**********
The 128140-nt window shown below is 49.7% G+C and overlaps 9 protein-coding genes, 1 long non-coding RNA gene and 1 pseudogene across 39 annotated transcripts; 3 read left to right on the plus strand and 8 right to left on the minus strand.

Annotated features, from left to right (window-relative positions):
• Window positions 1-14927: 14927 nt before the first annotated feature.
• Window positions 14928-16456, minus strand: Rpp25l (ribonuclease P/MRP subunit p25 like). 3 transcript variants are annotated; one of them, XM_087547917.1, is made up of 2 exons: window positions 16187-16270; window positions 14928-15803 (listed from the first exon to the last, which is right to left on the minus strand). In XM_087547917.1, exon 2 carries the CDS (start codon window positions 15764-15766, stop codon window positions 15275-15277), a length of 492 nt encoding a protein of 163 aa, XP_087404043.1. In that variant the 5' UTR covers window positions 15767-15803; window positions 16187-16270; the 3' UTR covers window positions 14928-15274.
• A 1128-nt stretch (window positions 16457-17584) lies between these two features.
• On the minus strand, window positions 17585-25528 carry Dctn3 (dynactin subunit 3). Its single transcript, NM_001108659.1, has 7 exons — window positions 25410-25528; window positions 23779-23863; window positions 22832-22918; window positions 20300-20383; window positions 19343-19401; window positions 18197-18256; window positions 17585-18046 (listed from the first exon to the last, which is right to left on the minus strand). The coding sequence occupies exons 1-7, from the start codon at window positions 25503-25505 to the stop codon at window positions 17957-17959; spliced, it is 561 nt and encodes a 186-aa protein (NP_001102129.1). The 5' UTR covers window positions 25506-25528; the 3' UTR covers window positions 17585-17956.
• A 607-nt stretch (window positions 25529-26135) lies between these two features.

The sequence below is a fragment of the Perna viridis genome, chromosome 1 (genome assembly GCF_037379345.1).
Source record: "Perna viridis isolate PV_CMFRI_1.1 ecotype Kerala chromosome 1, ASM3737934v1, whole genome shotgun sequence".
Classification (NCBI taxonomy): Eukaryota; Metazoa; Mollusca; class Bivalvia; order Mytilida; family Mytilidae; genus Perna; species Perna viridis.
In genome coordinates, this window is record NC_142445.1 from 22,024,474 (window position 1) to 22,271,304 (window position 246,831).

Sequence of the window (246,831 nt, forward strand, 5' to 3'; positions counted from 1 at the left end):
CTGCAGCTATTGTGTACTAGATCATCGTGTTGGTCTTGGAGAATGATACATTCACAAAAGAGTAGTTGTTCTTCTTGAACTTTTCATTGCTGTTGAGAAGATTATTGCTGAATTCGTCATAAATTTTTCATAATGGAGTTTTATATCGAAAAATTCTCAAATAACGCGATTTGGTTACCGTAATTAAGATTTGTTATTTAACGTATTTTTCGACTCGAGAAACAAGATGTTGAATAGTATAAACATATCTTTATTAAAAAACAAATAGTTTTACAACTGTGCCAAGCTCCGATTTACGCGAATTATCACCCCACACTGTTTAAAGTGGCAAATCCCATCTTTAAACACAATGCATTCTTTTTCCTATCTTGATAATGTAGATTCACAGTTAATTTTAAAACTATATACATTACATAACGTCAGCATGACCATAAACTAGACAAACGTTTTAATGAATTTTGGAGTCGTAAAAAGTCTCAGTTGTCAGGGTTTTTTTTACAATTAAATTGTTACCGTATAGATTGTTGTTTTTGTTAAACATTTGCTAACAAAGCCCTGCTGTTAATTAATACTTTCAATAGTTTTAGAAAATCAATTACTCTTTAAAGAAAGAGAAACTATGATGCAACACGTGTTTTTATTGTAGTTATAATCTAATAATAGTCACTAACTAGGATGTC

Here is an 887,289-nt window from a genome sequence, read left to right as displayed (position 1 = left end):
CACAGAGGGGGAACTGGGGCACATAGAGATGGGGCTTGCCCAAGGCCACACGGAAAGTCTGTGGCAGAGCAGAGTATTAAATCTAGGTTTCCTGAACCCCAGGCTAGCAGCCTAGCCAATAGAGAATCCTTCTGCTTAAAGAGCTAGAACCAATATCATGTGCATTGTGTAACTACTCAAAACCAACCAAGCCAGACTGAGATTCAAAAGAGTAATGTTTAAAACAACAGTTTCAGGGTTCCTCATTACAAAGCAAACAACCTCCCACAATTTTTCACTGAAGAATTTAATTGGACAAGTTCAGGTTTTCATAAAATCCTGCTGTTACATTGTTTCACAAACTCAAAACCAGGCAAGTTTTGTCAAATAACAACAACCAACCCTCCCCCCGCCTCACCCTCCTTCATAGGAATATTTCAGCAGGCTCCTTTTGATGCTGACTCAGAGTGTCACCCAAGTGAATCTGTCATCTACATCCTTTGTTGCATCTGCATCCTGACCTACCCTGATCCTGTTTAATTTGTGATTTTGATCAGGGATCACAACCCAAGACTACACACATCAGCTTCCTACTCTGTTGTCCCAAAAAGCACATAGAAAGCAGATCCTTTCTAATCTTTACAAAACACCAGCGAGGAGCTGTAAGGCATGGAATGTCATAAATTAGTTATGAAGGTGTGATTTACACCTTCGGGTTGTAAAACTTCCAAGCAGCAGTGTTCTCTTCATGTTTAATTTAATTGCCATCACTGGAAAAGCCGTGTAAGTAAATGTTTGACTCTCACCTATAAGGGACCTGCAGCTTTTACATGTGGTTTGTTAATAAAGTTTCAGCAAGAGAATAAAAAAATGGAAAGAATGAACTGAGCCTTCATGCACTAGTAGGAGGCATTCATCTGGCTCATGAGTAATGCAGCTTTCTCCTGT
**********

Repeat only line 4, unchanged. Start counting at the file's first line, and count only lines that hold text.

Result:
• Window positions 14928-16456, minus strand: Rpp25l (ribonuclease P/MRP subunit p25 like). 3 transcript variants are annotated; one of them, XM_087547917.1, is made up of 2 exons: window positions 16187-16270; window positions 14928-15803 (listed from the first exon to the last, which is right to left on the minus strand). In XM_087547917.1, exon 2 carries the CDS (start codon window positions 15764-15766, stop codon window positions 15275-15277), a length of 492 nt encoding a protein of 163 aa, XP_087404043.1. In that variant the 5' UTR covers window positions 15767-15803; window positions 16187-16270; the 3' UTR covers window positions 14928-15274.